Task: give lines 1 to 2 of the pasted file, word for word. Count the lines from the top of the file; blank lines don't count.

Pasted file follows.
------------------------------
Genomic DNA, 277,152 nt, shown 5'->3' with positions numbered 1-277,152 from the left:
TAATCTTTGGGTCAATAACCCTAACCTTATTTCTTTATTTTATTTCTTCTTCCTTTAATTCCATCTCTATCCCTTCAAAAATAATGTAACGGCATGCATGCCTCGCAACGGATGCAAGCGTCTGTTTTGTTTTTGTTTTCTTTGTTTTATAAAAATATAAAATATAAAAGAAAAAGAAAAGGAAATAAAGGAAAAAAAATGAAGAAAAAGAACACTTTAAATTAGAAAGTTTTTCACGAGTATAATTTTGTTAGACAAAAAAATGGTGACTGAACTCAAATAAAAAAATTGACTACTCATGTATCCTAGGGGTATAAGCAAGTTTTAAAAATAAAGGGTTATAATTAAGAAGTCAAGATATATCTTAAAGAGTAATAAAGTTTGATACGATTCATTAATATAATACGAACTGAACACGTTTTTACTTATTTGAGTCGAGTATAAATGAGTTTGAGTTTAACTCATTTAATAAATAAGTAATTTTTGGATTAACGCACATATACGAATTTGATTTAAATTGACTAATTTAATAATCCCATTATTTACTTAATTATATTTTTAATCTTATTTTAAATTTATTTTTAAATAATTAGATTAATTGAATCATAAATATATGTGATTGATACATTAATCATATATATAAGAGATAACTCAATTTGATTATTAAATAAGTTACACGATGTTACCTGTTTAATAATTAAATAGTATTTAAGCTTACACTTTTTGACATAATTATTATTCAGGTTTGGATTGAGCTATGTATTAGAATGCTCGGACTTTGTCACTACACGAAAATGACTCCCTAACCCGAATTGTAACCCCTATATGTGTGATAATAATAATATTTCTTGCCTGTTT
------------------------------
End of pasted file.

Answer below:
Genomic DNA, 277,152 nt, shown 5'->3' with positions numbered 1-277,152 from the left:
TAATCTTTGGGTCAATAACCCTAACCTTATTTCTTTATTTTATTTCTTCTTCCTTTAATTCCATCTCTATCCCTTCAAAAATAATGTAACGGCATGCATGCCTCGCAACGGATGCAAGCGTCTGTTTTGTTTTTGTTTTCTTTGTTTTATAAAAATATAAAATATAAAAGAAAAAGAAAAGGAAATAAAGGAAAAAAAATGAAGAAAAAGAACACTTTAAATTAGAAAGTTTTTCACGAGTATAATTTTGTTAGACAAAAAAATGGTGACTGAACTCAAATAAAAAAATTGACTACTCATGTATCCTAGGGGTATAAGCAAGTTTTAAAAATAAAGGGTTATAATTAAGAAGTCAAGATATATCTTAAAGAGTAATAAAGTTTGATACGATTCATTAATATAATACGAACTGAACACGTTTTTACTTATTTGAGTCGAGTATAAATGAGTTTGAGTTTAACTCATTTAATAAATAAGTAATTTTTGGATTAACGCACATATACGAATTTGATTTAAATTGACTAATTTAATAATCCCATTATTTACTTAATTATATTTTTAATCTTATTTTAAATTTATTTTTAAATAATTAGATTAATTGAATCATAAATATATGTGATTGATACATTAATCATATATATAAGAGATAACTCAATTTGATTATTAAATAAGTTACACGATGTTACCTGTTTAATAATTAAATAGTATTTAAGCTTACACTTTTTGACATAATTATTATTCAGGTTTGGATTGAGCTATGTATTAGAATGCTCGGACTTTGTCACTACACGAAAATGACTCCCTAACCCGAATTGTAACCCCTATATGTGTGATAATAATAATATTTCTTGCCTGTTT